I have only used Eagle so I can't compare it to anything. I have the pro version which is pricey compared to a lot of other softwares. Personally, after years of using it I don't give the quirkiness a thought, and enjoy the ability to work on the Mac which has a value. The forum is always helpful and provides quick responses. The phone tech guy was always very friendly and helpful. I will be honest that I never read the manual or did any of the tutorials, so I did it the hard way by just poking at it to see what happened. After learning how to make library parts, it is a breeze to create something from scratch. I use Sunstone for PCB,s and they accept the single Eagle .brd file to make boards from, so there is no bothering with gerber exports. BTW with Sunstone, upload boards by noon and have your boards 2 days later.

Dr_Acula
02-12-2012, 06:28 AM
I use Eagle and even though it has lots of little quirks there are many workarounds.

I paid $125 a few years back and got a "student" version which is twice the size of the free boards and that has been very good value over the years.

There are many tutorials on the internet. I've worked out some settings that optimise the autorouter - eg the grid, the track widths and the pad to via spacings and so boards can autoroute in a couple of minutes. I can usually design a board in an evening, which includes about 10 autoroutes and creating the gerbers.

I've designed a few library parts over the years. I believe sparkfun have a library part for pretty much all the products they sell, and that library is very useful.

So I guess I'm a bit of a fanboi when it comes to Eagle!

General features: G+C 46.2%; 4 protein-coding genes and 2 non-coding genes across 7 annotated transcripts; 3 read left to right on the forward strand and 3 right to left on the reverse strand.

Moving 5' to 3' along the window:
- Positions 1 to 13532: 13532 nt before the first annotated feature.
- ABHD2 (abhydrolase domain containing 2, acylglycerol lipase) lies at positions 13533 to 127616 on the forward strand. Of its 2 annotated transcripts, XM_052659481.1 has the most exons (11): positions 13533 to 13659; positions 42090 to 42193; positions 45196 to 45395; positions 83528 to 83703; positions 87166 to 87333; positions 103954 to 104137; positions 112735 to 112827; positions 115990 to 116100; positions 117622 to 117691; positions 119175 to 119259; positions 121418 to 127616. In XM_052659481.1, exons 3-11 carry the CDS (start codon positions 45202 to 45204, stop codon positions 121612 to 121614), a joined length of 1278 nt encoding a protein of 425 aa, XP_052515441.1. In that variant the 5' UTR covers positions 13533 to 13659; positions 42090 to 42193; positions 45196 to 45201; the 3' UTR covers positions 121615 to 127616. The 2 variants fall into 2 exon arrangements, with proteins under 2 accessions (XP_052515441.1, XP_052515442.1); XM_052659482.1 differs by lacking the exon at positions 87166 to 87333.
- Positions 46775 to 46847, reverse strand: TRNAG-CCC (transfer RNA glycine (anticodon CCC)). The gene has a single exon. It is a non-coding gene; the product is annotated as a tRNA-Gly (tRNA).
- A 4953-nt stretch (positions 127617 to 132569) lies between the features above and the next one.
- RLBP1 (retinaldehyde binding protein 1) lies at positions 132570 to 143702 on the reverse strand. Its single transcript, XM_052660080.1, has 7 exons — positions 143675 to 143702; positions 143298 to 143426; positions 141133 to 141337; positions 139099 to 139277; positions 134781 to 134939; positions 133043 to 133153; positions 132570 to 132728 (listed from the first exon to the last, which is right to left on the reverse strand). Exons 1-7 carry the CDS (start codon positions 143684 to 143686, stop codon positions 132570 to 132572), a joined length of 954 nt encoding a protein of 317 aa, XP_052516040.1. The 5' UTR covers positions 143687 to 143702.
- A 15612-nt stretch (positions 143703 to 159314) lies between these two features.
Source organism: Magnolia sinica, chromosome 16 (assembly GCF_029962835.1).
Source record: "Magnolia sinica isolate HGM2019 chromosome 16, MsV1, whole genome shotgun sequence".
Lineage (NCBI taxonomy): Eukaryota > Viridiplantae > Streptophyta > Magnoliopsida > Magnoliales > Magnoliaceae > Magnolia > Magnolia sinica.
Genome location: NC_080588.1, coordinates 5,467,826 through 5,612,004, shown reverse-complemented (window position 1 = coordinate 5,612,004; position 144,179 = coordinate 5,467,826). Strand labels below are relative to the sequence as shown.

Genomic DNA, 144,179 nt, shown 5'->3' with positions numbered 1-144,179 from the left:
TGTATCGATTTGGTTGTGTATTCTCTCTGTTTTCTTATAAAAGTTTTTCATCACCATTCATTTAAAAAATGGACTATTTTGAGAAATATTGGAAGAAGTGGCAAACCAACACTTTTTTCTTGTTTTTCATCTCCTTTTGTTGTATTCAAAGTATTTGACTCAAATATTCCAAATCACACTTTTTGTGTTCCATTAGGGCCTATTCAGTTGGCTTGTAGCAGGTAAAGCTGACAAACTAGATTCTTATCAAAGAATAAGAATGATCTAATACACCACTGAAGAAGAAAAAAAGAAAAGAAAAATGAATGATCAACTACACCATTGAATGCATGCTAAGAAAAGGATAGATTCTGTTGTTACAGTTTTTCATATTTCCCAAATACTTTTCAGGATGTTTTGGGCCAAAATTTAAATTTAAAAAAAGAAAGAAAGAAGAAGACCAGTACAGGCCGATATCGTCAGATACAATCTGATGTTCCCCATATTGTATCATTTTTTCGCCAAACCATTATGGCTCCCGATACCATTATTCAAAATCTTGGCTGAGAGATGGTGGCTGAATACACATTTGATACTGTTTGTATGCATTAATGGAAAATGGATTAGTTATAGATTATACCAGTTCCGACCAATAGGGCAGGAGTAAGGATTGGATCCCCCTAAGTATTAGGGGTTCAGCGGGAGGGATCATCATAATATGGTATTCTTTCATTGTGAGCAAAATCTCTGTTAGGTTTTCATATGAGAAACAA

potatohead
02-12-2012, 09:50 AM
Hi Dr_A, is your dracblade V5 posted on line done with that version of Eagle?

I picked up on the Sparkfun library, and also found one by Ada Fruit. Given the limitations of the free package, I've actually built a component or two with restricted physical layout dimensions so it can be placed at the edge of the allowed board area. On the Drac you've got, connectors stick out... Is that limitation only in the freebie, or do I have something wrong? (maybe both!)

Library part creation is tedious, but not something I found too difficult software wise. The UI is sufficient. The real problem is understanding the characteristics of the component and or some planning.

One other question: If I get an Eagle file from somebody, can I extract things from it into a library for use elsewhere? How that might be done was not obvious to me.

Re: Autoroute

Well, as a newbie, I find it useful. I'll run it, then examine what it did. So far, I've seen it generate some things I really disliked, but then again, it's "found" options I had not yet realized made sense too. Great for evaluating what might be possible and or practical, IMHO. Would hate to not have it. I can see where much better skill would be inhibited by this feature however. Phil favors efficient layout tools, no autorouter, but then again, he knows this stuff cold too. Very interesting dynamic so far everyone. Thanks a bunch.

Loopy Byteloose
02-12-2012, 10:46 AM
Eagle works fine for me in the limited two-sided free edition. It is a bit of a challenge to work one's way through the user interface at first, but once mastered it is pretty good.

Much of the problem with asking about software is that users actually prefer what they are using to what they don't know. Claims are often very biased and dubious.

max72
02-12-2012, 02:01 PM
I'm now a Diptrace user, and I recently purchased a license too.